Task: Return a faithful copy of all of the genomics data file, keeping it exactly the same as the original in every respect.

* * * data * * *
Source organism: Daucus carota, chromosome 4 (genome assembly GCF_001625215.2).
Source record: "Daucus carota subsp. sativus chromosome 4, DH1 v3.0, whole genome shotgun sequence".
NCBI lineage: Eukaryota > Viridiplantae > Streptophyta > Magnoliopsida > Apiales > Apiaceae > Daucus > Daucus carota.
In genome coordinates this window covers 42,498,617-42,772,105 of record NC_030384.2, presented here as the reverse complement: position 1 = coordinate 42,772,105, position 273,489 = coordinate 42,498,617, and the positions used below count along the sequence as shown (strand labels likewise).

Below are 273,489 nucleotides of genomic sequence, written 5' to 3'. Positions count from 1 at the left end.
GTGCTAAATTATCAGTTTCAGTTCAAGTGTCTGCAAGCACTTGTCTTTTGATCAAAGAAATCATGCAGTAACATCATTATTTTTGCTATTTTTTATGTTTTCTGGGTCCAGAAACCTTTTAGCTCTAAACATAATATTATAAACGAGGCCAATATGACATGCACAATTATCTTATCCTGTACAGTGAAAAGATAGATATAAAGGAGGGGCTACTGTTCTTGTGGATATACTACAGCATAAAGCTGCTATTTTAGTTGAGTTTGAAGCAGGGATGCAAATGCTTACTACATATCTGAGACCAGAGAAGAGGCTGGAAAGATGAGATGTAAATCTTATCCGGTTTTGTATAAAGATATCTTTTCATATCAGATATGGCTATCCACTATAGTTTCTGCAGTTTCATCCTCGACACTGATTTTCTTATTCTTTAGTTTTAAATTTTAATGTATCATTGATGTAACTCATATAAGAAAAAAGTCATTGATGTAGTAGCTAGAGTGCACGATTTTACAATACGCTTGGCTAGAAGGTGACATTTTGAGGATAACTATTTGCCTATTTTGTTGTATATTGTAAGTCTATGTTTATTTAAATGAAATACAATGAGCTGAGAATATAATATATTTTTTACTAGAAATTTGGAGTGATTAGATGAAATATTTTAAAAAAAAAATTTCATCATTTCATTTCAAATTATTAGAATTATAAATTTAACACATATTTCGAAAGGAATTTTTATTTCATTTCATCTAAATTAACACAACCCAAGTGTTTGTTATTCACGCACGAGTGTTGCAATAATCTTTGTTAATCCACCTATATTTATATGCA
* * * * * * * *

Source organism: Daucus carota, chromosome 4 (genome assembly GCF_001625215.2).
Source record: "Daucus carota subsp. sativus chromosome 4, DH1 v3.0, whole genome shotgun sequence".
NCBI lineage: Eukaryota > Viridiplantae > Streptophyta > Magnoliopsida > Apiales > Apiaceae > Daucus > Daucus carota.
In genome coordinates this window covers 42,498,617-42,772,105 of record NC_030384.2, presented here as the reverse complement: position 1 = coordinate 42,772,105, position 273,489 = coordinate 42,498,617, and the positions used below count along the sequence as shown (strand labels likewise).

Below are 273,489 nucleotides of genomic sequence, written 5' to 3'. Positions count from 1 at the left end.
GTGCTAAATTATCAGTTTCAGTTCAAGTGTCTGCAAGCACTTGTCTTTTGATCAAAGAAATCATGCAGTAACATCATTATTTTTGCTATTTTTTATGTTTTCTGGGTCCAGAAACCTTTTAGCTCTAAACATAATATTATAAACGAGGCCAATATGACATGCACAATTATCTTATCCTGTACAGTGAAAAGATAGATATAAAGGAGGGGCTACTGTTCTTGTGGATATACTACAGCATAAAGCTGCTATTTTAGTTGAGTTTGAAGCAGGGATGCAAATGCTTACTACATATCTGAGACCAGAGAAGAGGCTGGAAAGATGAGATGTAAATCTTATCCGGTTTTGTATAAAGATATCTTTTCATATCAGATATGGCTATCCACTATAGTTTCTGCAGTTTCATCCTCGACACTGATTTTCTTATTCTTTAGTTTTAAATTTTAATGTATCATTGATGTAACTCATATAAGAAAAAAGTCATTGATGTAGTAGCTAGAGTGCACGATTTTACAATACGCTTGGCTAGAAGGTGACATTTTGAGGATAACTATTTGCCTATTTTGTTGTATATTGTAAGTCTATGTTTATTTAAATGAAATACAATGAGCTGAGAATATAATATATTTTTTACTAGAAATTTGGAGTGATTAGATGAAATATTTTAAAAAAAAAATTTCATCATTTCATTTCAAATTATTAGAATTATAAATTTAACACATATTTCGAAAGGAATTTTTATTTCATTTCATCTAAATTAACACAACCCAAGTGTTTGTTATTCACGCACGAGTGTTGCAATAATCTTTGTTAATCCACCTATATTTATATGCA